Prisons charity calls for safe sex promotion
Prisons in England and Wales should do more to promote safe sex behind bars, the first ever review of sex in prisons has said.
The Howard League for Penal Reform said prisons' attempts to control sexual activity undermined health concerns.
The charity warned that the male prison population was a "high risk group" for sexually transmitted diseases.
Chief Executive Frances Crook said: "We have to be realistic and grown up about this - it is a public health issue."
The review, Consensual sex among men in prison, was undertaken by the Howard League's Commission on Sex in Prison - a group of academics, former prison governors and health experts.
Ms Crook said it was a "fact-finding exercise" which she hoped would prompt "sensible talks".
The commission said it found evidence that some prisons were failing to respond to prisoners' health concerns.
It heard that one prisoner, who was HIV positive, requested condoms but was refused.
Other prisoners, some of whom did not want prison officers to know that they were having sex, told the commission they were often unable to obtain condoms in confidence.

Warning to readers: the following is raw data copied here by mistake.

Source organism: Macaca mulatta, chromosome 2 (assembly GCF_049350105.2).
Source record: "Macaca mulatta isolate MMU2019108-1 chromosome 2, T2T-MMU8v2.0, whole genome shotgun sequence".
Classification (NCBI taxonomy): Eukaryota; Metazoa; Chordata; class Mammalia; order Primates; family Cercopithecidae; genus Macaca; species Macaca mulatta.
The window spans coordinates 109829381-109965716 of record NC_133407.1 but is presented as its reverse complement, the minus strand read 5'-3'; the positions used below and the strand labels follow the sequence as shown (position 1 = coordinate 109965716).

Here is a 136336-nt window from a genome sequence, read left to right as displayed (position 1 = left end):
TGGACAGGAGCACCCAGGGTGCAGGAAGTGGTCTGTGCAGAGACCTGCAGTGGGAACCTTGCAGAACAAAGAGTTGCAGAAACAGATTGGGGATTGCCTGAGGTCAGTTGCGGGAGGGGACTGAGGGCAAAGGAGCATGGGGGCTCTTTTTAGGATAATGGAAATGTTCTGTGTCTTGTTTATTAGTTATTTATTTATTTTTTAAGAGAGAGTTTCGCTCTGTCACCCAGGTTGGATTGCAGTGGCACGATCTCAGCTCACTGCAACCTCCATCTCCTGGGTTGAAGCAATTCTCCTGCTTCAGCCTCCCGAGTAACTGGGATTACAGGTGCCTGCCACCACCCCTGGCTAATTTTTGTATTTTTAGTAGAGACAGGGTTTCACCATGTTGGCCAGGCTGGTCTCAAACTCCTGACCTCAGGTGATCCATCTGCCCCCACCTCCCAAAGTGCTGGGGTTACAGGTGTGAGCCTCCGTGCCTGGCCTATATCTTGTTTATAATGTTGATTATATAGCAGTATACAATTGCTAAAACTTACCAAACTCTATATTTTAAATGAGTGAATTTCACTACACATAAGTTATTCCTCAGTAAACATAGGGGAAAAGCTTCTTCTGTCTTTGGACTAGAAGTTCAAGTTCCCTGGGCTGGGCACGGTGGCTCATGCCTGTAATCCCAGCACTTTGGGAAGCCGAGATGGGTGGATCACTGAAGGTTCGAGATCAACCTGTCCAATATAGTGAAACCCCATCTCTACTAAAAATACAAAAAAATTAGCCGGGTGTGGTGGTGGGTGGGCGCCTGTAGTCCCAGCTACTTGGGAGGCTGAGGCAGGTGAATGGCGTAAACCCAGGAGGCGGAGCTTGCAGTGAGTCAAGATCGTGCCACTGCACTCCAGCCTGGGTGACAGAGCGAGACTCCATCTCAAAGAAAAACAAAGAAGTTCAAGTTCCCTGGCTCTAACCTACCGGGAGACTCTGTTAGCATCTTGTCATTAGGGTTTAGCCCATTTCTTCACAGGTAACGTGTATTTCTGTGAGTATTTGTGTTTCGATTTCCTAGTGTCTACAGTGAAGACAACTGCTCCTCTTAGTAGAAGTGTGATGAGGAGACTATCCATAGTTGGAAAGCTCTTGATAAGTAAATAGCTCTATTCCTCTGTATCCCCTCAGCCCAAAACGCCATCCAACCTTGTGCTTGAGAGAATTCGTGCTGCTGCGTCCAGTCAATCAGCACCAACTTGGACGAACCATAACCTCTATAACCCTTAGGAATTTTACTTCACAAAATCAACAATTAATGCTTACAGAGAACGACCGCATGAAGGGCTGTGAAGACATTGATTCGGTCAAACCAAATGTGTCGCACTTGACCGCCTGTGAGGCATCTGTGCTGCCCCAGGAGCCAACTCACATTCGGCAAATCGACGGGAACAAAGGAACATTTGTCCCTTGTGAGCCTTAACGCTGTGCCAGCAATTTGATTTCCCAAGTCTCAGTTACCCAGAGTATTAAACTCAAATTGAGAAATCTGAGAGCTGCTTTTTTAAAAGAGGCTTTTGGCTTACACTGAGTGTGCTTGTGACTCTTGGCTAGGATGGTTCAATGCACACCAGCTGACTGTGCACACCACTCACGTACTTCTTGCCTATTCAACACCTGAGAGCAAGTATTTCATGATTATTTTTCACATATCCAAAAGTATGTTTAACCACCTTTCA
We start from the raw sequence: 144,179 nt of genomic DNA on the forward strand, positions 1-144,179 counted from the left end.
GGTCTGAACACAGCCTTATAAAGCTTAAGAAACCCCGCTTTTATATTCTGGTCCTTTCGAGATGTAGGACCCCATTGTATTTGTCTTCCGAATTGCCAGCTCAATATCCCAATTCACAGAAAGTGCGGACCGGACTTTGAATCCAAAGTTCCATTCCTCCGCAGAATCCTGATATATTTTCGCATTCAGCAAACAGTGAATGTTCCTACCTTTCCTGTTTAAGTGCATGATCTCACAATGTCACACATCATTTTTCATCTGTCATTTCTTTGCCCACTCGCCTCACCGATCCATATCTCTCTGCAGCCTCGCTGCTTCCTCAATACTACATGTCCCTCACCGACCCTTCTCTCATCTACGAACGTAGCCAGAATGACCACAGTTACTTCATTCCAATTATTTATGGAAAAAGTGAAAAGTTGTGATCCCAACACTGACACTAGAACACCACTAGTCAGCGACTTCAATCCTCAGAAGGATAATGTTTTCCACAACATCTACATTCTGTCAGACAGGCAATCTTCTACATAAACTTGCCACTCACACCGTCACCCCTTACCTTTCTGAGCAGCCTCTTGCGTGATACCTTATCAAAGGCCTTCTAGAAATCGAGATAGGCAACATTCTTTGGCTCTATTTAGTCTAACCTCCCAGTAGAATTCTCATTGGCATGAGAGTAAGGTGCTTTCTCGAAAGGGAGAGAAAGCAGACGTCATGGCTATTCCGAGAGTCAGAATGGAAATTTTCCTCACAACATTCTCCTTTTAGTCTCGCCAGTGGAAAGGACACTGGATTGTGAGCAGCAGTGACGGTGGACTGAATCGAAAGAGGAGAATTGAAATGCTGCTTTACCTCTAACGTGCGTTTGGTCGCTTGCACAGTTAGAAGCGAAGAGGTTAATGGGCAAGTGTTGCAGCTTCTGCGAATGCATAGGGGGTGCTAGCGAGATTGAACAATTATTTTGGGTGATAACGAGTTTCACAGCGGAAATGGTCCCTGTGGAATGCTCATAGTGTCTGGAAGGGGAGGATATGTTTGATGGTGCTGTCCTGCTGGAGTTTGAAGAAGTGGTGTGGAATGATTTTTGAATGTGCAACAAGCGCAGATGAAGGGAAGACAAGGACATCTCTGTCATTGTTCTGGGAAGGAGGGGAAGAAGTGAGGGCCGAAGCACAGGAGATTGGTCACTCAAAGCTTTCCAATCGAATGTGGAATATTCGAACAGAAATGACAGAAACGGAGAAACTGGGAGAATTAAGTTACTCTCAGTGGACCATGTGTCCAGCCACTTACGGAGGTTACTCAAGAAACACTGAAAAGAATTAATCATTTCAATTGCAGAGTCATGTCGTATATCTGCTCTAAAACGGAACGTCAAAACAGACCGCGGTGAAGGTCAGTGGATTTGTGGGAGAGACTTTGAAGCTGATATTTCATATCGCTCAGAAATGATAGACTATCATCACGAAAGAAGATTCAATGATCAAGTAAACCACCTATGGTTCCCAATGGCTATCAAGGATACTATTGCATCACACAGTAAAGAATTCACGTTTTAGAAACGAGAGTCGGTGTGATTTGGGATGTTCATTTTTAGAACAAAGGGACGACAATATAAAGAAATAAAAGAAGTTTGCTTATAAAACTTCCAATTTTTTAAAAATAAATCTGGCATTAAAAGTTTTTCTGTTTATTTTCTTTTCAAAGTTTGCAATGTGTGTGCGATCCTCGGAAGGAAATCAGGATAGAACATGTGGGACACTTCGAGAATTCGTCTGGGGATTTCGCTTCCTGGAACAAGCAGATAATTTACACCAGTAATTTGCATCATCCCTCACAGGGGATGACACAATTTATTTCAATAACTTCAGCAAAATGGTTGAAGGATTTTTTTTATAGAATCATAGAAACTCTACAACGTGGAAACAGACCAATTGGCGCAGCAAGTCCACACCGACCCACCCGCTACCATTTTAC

The Terrence Higgins Trust, the largest voluntary sector provider of HIV and sexual health services in the UK, told the commission it was irresponsible and unethical to ignore prisoners' request for condoms.
There is no specific prison rule banning sex between inmates. However, if people are caught in the act, particularly in a public or semi-public place, they can face disciplinary action.
While it was clear that some male prisoners were having sex, the commission said there was very little reliable evidence available on both consensual and coercive sexual activity in prisons.
"It is not known to what extent men and women who identify as heterosexual may have sex with other prisoners while in prison," the commission said.
It pointed to a Home Office study conducted in 1994-95, which indicated that between 1.6% and 3.4% of a random sample of 1,009 adult male prisoners reported having had sex with another man while in prison, adding that "little use was made of condoms".
Consensual or coercive?
Prison governors told the commission that it was difficult, if not impossible, for staff to be able to distinguish between consensual and coercive sex between inmates.
They said that prisoners suspected of being in a sexual relationship were separated.
Chris Sheffield, chair of the commission, said: "Prisons need to ensure that they protect the vulnerable.
"The prison population is a high-risk group for sexually transmitted infections and risk-taking sexual behaviour.
"The need for harm reduction measures and the delivery of sexual health policies are important not just for prisoners but wider society."